Ozone (a molecule consisting of 3 oxygen atoms) is a toxic gas that has been promoted by naturopaths and other non-science-based health hucksters as a therapy for chronic diseases, Lyme disease, viral infections, chronic fatigue syndrome, autoimmune diseases, “detoxification,” and “boosting the immune system” despite the lack of substantiating evidence of safety and effectiveness. Practitioners of ozone treatment administer ozone through several different routes. It is most commonly administered by infusing it into blood drawn from a patient and then re-injecting the blood.

Various drinkable water products are deceptively promoted as being able to enhance health by increasing in the body  oxygen in the form we need to breathe in (molecules consisting of two oxygen atoms).

Hydrogen peroxide administered orally or intravenously is also deceptively promoted as a health enhancing oxygenation therapy.

Hyperbaric oxygen therapy HBOT involves breathing oxygen in a pressurized chamber. The Food and Drug Administration (FDA) has cleared hyperbaric chambers for certain medical uses, such as treating decompression sickness suffered by divers, air or gas embolism (dangerous “bubbles” in the bloodstream that obstruct circulation), thermal burns (caused by heat or fire), and carbon monoxide poisoning, However, many promoters advertise the chambers with unproven claims for effectiveness in treating a wide variety of injuries and diseases including COVID-19. Risks of HBOT include sinus pain, ear pressure, painful joints, paralysis, and air embolism. The oxygen-rich environment of hyperbaric chambers pose a risk of fire.

The U.S. District Court for the Northern District of Texas has entered a permanent injunction halting Purity Health and Wellness Centers of Dallas, Texas, which fraudulently promoted “ozone therapy” as a COVID-19 treatment, from offering unproven treatments for the disease.

The Federal Trade Commission has warned these businesses to stop making unsubstantiated claims for ozone, hydrogen peroxide, and/or other oxygen for treating or preventing COVID-19:

For more information:

Submitted by William M. London

First published May 26, 2020, last updated July 1, 2020.

Evidence is lacking to support claims that silver products can be used safely or effectively treat or prevent infections. Although silver products are sold as dietary supplement, silver has no dietary function. Silver products are often sold as colloidal silver, a suspension containing microscopic silver particles. According to the Natural Medicines Comprehensive Database (NMCD):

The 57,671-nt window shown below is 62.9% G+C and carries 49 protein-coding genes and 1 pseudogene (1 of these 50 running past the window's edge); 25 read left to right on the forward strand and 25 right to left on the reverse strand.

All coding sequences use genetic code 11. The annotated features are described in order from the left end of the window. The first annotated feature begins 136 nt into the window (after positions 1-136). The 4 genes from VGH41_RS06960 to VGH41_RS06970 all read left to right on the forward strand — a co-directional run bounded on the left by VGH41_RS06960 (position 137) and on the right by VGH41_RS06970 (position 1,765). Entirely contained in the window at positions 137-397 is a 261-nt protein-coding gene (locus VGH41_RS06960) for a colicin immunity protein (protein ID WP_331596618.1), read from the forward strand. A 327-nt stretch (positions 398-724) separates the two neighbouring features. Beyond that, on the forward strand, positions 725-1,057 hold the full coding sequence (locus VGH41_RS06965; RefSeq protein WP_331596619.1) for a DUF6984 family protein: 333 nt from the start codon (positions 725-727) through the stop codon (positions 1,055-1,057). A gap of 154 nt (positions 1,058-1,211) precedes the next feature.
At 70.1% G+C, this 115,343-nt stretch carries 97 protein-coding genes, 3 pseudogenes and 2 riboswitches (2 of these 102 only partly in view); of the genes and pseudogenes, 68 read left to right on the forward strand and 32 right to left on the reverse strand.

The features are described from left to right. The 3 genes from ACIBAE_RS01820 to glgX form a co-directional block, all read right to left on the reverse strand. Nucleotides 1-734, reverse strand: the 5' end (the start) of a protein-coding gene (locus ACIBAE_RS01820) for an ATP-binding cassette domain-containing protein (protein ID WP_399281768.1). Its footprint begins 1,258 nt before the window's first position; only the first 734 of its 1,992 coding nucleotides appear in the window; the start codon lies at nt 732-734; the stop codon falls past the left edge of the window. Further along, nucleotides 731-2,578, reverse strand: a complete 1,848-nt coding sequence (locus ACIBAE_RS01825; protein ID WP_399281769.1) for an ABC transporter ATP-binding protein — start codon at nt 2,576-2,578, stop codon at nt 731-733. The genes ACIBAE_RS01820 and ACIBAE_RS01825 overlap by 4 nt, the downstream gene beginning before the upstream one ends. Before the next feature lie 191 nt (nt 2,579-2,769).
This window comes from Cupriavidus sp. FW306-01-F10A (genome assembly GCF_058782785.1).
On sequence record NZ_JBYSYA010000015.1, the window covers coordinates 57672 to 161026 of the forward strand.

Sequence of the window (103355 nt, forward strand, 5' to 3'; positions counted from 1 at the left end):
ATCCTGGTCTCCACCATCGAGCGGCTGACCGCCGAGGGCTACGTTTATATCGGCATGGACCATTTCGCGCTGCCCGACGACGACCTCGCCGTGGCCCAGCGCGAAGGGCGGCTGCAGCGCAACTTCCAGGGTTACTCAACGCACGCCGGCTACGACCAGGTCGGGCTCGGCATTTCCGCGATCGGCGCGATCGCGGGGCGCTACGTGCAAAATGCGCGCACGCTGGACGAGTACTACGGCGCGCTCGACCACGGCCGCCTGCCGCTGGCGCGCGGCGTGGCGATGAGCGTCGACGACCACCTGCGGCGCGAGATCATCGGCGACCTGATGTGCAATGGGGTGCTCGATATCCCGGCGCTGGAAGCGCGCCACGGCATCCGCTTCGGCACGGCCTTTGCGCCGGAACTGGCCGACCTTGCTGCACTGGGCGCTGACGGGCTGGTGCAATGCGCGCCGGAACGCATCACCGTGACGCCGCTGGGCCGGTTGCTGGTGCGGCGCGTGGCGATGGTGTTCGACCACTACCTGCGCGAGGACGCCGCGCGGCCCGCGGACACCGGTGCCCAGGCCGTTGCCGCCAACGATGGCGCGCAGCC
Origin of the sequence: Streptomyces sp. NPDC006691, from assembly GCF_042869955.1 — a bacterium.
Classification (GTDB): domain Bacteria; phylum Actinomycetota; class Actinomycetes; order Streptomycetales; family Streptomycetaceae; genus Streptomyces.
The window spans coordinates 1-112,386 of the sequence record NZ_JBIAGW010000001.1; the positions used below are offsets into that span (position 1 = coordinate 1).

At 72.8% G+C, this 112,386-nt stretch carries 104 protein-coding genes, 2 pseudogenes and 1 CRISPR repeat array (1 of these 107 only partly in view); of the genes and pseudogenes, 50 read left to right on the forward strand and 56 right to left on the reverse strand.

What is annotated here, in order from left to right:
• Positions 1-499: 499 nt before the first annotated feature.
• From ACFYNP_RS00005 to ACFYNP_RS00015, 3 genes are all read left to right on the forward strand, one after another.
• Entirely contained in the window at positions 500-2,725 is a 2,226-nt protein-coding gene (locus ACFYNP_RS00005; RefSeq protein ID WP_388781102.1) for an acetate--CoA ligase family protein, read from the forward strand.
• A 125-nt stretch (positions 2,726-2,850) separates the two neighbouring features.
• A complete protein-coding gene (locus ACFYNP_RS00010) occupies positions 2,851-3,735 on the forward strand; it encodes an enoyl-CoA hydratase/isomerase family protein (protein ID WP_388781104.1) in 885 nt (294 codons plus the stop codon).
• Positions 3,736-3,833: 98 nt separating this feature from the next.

Despite claims to the contrary, there is no good evidence to support using colloidal silver for COVID-19.

NMCD considers colloidal silver to be:

Likely unsafe when used orally, topically, or intravenously. Side effects may include silver deposition in the skin and mucous membranes, seizures, liver and kidney toxicity, and others.

The Office of the Missouri Attorney General filed a lawsuit against Jim Bakker and Morningside Church Productions, Inc. for misrepresentations about the effectiveness of “Silver Solution” as a treatment for 2019 novel coronavirus (COVID-19).

The U.S. District Court for the District of Utah has halted the sales of silver products touted as COVID-19 cures by Gordon Pedersen of Cedar Hills, Utah, and his companies, My Doctor Suggests LLC and GP Silver LLC.

U.S. District Judge Ronald A. White for the U.S. District Court for the Eastern District of Oklahoma entered a temporary restraining order against Xephyr LLC, doing business as N-Ergetics and three individuals associated with the entity, requiring them to immediately stop distributing colloidal silver products.

The U.S. Food and Drug Administration and/or the Federal Trade Commission have warned several companies to stop making unsubstantiated claims that their silver products can treat or prevent COVID-19 including:

For more information:

Submitted by William M. London

First published May 26, 2020, last updated July 1, 2020.

Inoculation Against Misinformation

Drawing upon the unique expertise of institutions such as the Committee for Skeptical Inquiry and Quackwatch, the Center for Inquiry is doing what we do best: confronting and exposing pseudoscience and misinformation. View our resources page on the coronavirus and slow the spread of misinformation: